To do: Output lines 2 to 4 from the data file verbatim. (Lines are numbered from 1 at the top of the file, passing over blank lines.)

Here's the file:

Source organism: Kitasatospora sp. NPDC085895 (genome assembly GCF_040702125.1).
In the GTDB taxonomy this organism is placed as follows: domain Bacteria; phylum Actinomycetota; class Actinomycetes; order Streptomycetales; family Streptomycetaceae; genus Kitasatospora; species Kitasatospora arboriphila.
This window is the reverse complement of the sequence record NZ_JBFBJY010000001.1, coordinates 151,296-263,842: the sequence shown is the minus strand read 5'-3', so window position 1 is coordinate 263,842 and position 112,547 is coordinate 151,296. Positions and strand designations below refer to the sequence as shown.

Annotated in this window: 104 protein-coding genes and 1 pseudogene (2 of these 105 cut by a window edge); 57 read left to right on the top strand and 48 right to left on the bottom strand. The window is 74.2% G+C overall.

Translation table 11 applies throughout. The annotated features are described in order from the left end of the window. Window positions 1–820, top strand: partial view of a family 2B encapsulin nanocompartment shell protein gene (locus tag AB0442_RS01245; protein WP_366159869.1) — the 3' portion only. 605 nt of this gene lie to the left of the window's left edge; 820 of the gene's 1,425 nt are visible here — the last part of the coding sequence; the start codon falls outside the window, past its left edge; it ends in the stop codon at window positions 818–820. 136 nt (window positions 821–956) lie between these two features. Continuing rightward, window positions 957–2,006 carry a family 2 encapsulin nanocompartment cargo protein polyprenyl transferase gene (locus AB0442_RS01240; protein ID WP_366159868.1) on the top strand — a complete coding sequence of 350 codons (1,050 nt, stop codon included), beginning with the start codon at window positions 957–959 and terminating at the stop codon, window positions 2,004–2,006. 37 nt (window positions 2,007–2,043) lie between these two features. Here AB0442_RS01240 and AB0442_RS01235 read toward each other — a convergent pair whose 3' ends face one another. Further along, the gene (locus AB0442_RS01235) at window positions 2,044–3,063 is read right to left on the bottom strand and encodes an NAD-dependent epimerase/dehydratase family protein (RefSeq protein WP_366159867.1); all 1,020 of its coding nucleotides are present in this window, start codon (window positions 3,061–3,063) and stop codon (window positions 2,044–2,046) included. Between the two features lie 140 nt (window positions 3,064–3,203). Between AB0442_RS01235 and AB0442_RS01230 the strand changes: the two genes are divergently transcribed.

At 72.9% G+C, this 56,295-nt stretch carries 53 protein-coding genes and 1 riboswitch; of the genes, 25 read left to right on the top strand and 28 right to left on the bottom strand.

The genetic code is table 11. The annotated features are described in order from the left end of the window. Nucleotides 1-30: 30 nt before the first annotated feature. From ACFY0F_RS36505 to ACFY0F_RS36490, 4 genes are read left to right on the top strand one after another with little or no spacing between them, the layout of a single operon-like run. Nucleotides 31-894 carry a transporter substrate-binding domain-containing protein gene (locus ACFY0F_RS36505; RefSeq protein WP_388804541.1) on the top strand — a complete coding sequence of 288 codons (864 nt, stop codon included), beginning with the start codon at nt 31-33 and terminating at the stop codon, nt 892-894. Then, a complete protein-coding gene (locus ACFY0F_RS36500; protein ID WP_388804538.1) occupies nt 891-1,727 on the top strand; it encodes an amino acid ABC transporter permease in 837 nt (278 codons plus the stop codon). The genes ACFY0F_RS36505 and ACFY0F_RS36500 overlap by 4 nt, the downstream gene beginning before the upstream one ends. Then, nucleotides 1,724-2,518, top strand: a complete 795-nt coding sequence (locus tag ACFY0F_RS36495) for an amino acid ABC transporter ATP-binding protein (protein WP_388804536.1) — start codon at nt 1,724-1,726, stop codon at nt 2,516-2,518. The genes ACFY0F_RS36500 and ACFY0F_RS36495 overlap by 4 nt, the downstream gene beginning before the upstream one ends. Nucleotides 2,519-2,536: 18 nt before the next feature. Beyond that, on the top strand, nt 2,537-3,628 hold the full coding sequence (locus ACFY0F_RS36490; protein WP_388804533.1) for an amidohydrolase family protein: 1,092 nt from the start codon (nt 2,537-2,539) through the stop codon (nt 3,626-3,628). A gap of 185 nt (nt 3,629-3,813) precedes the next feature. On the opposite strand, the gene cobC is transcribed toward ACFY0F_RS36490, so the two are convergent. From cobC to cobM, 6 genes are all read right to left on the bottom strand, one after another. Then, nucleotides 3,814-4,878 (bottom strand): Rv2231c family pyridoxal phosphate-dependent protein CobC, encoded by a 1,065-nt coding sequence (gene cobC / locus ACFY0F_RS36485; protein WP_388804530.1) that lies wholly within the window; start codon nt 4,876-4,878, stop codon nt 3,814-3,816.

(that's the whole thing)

In the GTDB taxonomy this organism is placed as follows: domain Bacteria; phylum Actinomycetota; class Actinomycetes; order Streptomycetales; family Streptomycetaceae; genus Kitasatospora; species Kitasatospora arboriphila.
This window is the reverse complement of the sequence record NZ_JBFBJY010000001.1, coordinates 151,296-263,842: the sequence shown is the minus strand read 5'-3', so window position 1 is coordinate 263,842 and position 112,547 is coordinate 151,296. Positions and strand designations below refer to the sequence as shown.

Annotated in this window: 104 protein-coding genes and 1 pseudogene (2 of these 105 cut by a window edge); 57 read left to right on the top strand and 48 right to left on the bottom strand. The window is 74.2% G+C overall.